Using Rabin-Karp's Algorithm to Find All Occurrences of Substring

Use Case:

The Rabin-Karp algorithm is an algorithm that helps to find all occurrences of a substring in a given text based on hash values. The substring is hashed initially to produce a hash value (a given number in range) and that value is then compared against when iterating through the given text.

There are ways to improve this algorithm but, for now, below is the standard implementation:

JavaScript

function areEqual(S1, S2) {
	if (S1 !== S2) {
		return false
	}
	for (i = 0; i < S1.length; i++) {
		if (S1[i] !== S2[i]) {
			return false
		}
	}
	return true
}

We start by declaring an 'areEqual' function that will take 2 string inputs, iterate through them both, and then return true if they match and false if they don't.

We'll only need this function if the substring and text hash values match to verify a match (in the case of possible hash collision). Otherwise, we'll just ignore this function.

JavaScript

function polyHash(S, p, x) {
	var hash = 0
	for (i = 0; i <= S.length - 1; i++) {
		hash = (hash * x + S.charCodeAt(i)) % p
	}
	return hash
}

Our 'polyHash' function is what we'll use to create hash values of our strings. The function will receive a string (S), a large prime number (p) and a value of x, then use the values to create a hash value along with the native JavaScript function 'charCodeAt' to return the unicode of the current character.

JavaScript

function rabinKarp(T, P) {
	var p = 1019
	x = 34
	var positions = []
	pHash = polyHash(P,p,x)
var text
	var tHash

	// Loop through text
	for (k = 0; k <= (T.length - P.length); k++) {
		text = T.slice(k, (k + P.length))

		tHash = polyHash(text,p,x)

		// If hashes don't match, continue to next loop
		if (pHash !== tHash) {
			continue
		}

		// If hashes do match, push locations to positions list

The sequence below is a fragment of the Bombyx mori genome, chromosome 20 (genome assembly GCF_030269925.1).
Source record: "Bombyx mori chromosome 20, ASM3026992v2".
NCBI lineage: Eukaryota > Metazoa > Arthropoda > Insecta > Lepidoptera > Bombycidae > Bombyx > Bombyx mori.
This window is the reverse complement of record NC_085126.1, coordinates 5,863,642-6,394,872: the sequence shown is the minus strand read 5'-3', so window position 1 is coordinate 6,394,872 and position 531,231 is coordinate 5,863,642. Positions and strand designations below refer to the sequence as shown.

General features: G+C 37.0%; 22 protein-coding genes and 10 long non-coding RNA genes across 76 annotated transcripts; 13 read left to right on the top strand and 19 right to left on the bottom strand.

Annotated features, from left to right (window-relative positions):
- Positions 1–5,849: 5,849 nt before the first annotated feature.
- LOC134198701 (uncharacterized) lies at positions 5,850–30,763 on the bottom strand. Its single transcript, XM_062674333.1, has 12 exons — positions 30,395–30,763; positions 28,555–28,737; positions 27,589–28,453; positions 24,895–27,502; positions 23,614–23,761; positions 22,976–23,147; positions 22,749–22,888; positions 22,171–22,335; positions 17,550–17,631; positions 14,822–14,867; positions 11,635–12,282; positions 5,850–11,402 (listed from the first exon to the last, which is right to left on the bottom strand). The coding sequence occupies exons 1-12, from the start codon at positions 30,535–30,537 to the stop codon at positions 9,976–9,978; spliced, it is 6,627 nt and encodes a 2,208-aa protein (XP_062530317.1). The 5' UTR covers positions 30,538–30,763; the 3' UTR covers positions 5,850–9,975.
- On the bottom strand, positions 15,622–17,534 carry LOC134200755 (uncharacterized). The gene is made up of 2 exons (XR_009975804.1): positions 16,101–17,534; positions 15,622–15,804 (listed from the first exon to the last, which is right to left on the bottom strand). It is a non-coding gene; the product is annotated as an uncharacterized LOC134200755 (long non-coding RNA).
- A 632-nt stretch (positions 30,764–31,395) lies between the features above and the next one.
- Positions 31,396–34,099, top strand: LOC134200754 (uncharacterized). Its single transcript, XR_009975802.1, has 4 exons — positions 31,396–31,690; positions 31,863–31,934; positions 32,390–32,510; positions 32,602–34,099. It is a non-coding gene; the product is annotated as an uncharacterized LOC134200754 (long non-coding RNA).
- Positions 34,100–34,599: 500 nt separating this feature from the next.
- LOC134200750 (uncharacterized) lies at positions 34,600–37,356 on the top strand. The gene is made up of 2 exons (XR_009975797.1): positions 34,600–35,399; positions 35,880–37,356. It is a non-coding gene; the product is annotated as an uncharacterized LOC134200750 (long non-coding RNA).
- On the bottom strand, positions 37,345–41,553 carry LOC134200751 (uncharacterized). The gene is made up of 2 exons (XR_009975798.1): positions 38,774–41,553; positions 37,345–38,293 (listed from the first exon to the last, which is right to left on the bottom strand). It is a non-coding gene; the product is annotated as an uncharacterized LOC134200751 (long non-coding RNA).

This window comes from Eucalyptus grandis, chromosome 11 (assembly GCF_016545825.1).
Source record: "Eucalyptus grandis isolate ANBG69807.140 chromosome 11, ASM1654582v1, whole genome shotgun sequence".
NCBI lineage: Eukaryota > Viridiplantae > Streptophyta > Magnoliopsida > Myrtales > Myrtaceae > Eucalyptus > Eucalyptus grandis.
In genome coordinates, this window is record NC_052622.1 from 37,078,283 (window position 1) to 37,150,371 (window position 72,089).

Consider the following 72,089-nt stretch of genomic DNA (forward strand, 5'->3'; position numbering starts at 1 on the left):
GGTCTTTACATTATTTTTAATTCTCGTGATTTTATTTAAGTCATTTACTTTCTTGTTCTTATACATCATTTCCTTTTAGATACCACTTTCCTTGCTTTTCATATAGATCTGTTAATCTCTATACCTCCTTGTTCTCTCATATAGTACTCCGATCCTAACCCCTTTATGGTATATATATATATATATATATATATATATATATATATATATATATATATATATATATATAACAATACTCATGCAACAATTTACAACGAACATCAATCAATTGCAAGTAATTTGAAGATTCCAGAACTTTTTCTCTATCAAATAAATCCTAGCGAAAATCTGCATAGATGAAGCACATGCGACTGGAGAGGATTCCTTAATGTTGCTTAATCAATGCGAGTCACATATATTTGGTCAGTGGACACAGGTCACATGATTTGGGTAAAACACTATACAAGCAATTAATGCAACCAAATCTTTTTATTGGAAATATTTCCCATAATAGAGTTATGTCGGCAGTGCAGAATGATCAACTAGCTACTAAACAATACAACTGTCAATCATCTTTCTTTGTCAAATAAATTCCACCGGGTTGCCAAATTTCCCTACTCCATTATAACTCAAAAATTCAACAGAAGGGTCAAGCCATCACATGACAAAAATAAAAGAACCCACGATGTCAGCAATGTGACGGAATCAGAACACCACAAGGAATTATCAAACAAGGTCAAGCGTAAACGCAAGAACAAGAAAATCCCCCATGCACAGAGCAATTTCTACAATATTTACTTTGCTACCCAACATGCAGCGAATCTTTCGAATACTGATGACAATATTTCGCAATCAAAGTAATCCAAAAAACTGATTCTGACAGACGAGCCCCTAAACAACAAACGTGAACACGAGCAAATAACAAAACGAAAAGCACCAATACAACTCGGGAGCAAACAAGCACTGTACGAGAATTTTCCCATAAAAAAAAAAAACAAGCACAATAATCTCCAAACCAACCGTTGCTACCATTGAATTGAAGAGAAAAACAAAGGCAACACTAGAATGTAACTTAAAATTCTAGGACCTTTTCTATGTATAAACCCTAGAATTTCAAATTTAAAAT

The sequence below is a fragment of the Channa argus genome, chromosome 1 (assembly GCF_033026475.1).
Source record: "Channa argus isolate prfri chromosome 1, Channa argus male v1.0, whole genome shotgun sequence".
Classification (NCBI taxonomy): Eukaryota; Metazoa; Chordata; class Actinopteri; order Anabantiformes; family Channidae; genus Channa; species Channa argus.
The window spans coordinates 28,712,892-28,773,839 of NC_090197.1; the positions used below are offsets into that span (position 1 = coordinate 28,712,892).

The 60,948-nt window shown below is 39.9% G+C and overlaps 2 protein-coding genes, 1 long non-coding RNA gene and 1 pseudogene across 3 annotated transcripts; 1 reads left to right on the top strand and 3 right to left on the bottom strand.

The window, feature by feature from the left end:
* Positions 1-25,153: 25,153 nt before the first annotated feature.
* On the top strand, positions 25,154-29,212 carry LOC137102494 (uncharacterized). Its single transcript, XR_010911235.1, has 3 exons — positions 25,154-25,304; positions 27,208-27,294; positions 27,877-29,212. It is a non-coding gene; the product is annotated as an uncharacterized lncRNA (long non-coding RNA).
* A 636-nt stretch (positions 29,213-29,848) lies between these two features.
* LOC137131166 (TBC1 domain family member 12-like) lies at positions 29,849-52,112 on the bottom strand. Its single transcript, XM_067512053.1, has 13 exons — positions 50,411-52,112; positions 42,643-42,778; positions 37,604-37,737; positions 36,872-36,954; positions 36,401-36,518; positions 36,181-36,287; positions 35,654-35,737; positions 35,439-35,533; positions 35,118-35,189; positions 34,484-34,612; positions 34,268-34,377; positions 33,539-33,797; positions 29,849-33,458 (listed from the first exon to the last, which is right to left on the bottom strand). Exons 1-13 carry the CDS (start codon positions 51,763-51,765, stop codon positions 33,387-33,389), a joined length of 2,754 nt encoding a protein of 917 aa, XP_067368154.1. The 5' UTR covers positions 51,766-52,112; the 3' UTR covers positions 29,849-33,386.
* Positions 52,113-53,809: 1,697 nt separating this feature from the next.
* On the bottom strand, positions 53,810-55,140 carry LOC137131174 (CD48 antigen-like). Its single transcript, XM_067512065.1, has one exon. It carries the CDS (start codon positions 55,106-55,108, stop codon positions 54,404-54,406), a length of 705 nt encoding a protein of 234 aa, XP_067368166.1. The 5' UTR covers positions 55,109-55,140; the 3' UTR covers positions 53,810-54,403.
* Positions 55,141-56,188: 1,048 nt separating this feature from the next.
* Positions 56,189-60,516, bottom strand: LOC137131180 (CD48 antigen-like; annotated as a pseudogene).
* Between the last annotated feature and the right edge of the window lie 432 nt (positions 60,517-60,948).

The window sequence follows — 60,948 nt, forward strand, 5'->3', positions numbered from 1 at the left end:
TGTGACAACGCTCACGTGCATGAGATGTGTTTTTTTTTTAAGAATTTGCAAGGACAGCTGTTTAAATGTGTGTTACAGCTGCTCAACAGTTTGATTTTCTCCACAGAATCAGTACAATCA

if (areEqual(text,P)) {
			positions.push(k)
		}
	}
	return positions
}

var str = 'magicword Lorem ipsum dolor sit magicword amet, an theophrastus deterruisset est. Luptatum consectetuer ex nam. Mea ei blandit reprimique, has at agam adipiscing. Ea odio habeo honestatis duo. Tibique iudicabit corrumpit sed at. Ei mei ullum ornatus magicword corrumpit, te nec quodsi imperdiet euripidis magicword'
console.log(rabinKarp(str, 'magicword')) // [0,32,250,305]

Our 'rabinKarp' function is what we'll call to run the search. This function will receive the body text and the substring that we're looking to find. Here is also where we'll declare our large prime number (p) - the larger the value the less likely we experience hash collision - and our value for x (any random number from 1 to the maximum size of the input).

We'll also declare an empty 'positions' array that will hold the starting character of every substring occurrence and a 'pHash' variable that will hold the hash value of our substring.

The function will start by looping through the body text - character by character. With each loop, it will reestablish the 'text' variable based on the location of the currently iterated character in body text and the length of the substring. It will then hash this value using our 'polyHash' function.

Then it will compare the 'tHash' value with the 'pHash' value. If they don't match, we want to avoid running the 'areEqual' function and instead continue on with looping through the body text string. If they do match, they we want to verify that the strings do indeed match by checking with the 'areEqual' function. If 'areEqual' returns true than we'll add the character location to our 'positions' array. Finally, we'll return the 'positions' array.

Then we'll set 'str' equal to the string to be used as the body text and call the 'rabinKarp' function inside of a console.log function.

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